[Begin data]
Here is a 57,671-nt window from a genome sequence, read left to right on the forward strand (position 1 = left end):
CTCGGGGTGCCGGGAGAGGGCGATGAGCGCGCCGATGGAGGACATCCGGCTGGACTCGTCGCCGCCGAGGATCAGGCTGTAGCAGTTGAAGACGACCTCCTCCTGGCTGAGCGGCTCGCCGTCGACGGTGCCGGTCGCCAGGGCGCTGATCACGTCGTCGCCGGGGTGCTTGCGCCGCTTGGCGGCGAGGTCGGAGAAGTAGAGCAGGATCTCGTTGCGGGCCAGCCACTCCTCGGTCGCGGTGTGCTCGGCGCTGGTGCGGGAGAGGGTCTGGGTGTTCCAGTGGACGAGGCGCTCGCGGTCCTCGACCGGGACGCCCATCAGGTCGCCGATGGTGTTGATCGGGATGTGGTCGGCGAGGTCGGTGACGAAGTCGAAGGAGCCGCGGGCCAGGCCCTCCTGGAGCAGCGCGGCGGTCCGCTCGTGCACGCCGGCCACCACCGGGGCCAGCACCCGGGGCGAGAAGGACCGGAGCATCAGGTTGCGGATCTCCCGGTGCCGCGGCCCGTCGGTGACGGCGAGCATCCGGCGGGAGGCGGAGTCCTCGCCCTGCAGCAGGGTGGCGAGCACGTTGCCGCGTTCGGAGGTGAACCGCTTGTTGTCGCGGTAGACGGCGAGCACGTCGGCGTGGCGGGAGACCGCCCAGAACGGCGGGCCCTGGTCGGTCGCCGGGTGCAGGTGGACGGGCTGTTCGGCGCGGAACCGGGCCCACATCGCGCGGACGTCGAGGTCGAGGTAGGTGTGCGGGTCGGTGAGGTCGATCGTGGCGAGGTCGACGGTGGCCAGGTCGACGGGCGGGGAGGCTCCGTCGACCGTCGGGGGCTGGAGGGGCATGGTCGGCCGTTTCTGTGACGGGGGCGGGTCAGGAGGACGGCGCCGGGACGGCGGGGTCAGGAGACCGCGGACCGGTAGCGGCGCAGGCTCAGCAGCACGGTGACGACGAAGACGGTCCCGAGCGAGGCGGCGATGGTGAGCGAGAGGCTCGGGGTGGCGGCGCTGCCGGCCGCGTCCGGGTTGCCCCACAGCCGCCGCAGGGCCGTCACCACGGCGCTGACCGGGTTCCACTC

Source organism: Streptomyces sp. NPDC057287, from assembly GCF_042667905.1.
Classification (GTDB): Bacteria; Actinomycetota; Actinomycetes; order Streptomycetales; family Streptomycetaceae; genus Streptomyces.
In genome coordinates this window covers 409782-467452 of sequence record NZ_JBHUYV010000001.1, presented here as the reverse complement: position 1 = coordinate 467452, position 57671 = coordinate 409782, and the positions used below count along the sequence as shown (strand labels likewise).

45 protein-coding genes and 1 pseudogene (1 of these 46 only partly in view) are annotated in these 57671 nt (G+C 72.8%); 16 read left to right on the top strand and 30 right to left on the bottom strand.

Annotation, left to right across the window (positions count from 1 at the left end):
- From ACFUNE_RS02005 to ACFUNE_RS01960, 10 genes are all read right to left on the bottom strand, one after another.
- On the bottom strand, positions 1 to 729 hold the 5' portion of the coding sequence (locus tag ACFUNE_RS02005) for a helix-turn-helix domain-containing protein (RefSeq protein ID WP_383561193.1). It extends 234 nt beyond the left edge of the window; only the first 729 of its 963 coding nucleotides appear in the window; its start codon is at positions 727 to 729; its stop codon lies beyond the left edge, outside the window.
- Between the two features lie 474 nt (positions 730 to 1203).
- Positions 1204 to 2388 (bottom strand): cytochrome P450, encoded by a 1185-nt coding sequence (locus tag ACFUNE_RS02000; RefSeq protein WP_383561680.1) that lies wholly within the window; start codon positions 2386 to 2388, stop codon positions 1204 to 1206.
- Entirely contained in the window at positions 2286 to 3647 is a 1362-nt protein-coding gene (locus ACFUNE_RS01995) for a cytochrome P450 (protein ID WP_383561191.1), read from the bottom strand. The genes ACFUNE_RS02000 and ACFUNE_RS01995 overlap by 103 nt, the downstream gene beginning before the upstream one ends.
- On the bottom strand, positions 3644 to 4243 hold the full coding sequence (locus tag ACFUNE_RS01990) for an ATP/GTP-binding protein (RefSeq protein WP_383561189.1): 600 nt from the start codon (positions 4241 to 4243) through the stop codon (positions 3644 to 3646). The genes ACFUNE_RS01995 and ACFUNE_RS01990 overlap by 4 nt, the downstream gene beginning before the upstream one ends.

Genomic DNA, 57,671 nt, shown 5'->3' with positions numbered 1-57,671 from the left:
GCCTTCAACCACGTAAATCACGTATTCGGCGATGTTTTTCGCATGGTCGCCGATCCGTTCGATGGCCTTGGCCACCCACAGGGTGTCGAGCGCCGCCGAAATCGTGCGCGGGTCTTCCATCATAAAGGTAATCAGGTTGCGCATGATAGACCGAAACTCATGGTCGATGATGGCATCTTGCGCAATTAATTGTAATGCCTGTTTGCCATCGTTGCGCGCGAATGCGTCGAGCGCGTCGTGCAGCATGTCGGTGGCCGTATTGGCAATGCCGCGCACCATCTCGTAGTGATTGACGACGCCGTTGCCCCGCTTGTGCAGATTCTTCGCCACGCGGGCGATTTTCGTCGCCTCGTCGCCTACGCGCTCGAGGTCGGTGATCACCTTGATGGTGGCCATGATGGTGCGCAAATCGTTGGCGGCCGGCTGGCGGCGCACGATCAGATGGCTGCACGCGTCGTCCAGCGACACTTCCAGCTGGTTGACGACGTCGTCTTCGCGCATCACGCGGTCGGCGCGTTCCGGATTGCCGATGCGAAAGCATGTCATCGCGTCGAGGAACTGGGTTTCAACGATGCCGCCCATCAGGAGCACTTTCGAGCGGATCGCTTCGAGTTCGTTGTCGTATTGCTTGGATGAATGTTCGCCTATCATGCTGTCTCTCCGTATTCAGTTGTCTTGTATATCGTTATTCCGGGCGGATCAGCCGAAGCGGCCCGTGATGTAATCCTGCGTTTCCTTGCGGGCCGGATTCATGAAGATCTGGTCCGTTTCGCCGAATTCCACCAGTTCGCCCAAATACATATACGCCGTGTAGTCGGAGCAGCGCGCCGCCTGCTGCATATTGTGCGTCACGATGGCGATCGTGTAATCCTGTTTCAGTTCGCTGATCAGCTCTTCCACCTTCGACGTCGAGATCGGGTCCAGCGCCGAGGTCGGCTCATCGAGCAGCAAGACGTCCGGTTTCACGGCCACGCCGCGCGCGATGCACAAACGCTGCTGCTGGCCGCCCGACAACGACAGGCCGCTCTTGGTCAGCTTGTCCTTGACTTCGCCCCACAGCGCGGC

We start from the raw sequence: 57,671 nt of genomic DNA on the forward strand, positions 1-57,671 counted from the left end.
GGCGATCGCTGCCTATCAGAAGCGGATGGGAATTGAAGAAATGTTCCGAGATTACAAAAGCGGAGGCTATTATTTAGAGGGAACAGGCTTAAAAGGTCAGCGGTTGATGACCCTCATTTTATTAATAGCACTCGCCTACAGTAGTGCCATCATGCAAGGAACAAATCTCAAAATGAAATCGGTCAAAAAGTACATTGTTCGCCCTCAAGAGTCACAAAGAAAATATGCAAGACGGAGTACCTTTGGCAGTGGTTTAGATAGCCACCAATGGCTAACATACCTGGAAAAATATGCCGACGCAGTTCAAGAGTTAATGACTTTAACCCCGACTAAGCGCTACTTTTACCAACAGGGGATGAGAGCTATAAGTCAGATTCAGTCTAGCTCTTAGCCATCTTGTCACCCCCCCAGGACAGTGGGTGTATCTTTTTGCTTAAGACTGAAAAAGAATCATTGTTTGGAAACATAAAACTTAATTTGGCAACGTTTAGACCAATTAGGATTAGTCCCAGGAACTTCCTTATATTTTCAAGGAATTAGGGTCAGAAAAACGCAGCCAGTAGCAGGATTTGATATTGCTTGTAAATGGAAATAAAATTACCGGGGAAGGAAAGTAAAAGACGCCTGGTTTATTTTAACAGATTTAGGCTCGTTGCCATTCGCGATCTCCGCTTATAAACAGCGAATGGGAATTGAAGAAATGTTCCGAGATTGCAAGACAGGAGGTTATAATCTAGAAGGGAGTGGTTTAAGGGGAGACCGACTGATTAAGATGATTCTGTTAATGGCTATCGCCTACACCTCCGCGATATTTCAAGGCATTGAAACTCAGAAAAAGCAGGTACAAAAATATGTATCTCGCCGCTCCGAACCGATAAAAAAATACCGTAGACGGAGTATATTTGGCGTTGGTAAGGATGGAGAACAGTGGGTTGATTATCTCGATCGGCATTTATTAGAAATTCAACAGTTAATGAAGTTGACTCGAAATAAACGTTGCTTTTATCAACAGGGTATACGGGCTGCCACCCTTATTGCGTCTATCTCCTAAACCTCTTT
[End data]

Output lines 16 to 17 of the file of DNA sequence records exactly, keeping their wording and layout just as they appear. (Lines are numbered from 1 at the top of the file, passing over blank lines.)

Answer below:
We start from the raw sequence: 57,671 nt of genomic DNA on the forward strand, positions 1-57,671 counted from the left end.
GGCGATCGCTGCCTATCAGAAGCGGATGGGAATTGAAGAAATGTTCCGAGATTACAAAAGCGGAGGCTATTATTTAGAGGGAACAGGCTTAAAAGGTCAGCGGTTGATGACCCTCATTTTATTAATAGCACTCGCCTACAGTAGTGCCATCATGCAAGGAACAAATCTCAAAATGAAATCGGTCAAAAAGTACATTGTTCGCCCTCAAGAGTCACAAAGAAAATATGCAAGACGGAGTACCTTTGGCAGTGGTTTAGATAGCCACCAATGGCTAACATACCTGGAAAAATATGCCGACGCAGTTCAAGAGTTAATGACTTTAACCCCGACTAAGCGCTACTTTTACCAACAGGGGATGAGAGCTATAAGTCAGATTCAGTCTAGCTCTTAGCCATCTTGTCACCCCCCCAGGACAGTGGGTGTATCTTTTTGCTTAAGACTGAAAAAGAATCATTGTTTGGAAACATAAAACTTAATTTGGCAACGTTTAGACCAATTAGGATTAGTCCCAGGAACTTCCTTATATTTTCAAGGAATTAGGGTCAGAAAAACGCAGCCAGTAGCAGGATTTGATATTGCTTGTAAATGGAAATAAAATTACCGGGGAAGGAAAGTAAAAGACGCCTGGTTTATTTTAACAGATTTAGGCTCGTTGCCATTCGCGATCTCCGCTTATAAACAGCGAATGGGAATTGAAGAAATGTTCCGAGATTGCAAGACAGGAGGTTATAATCTAGAAGGGAGTGGTTTAAGGGGAGACCGACTGATTAAGATGATTCTGTTAATGGCTATCGCCTACACCTCCGCGATATTTCAAGGCATTGAAACTCAGAAAAAGCAGGTACAAAAATATGTATCTCGCCGCTCCGAACCGATAAAAAAATACCGTAGACGGAGTATATTTGGCGTTGGTAAGGATGGAGAACAGTGGGTTGATTATCTCGATCGGCATTTATTAGAAATTCAACAGTTAATGAAGTTGACTCGAAATAAACGTTGCTTTTATCAACAGGGTATACGGGCTGCCACCCTTATTGCGTCTATCTCCTAAACCTCTTT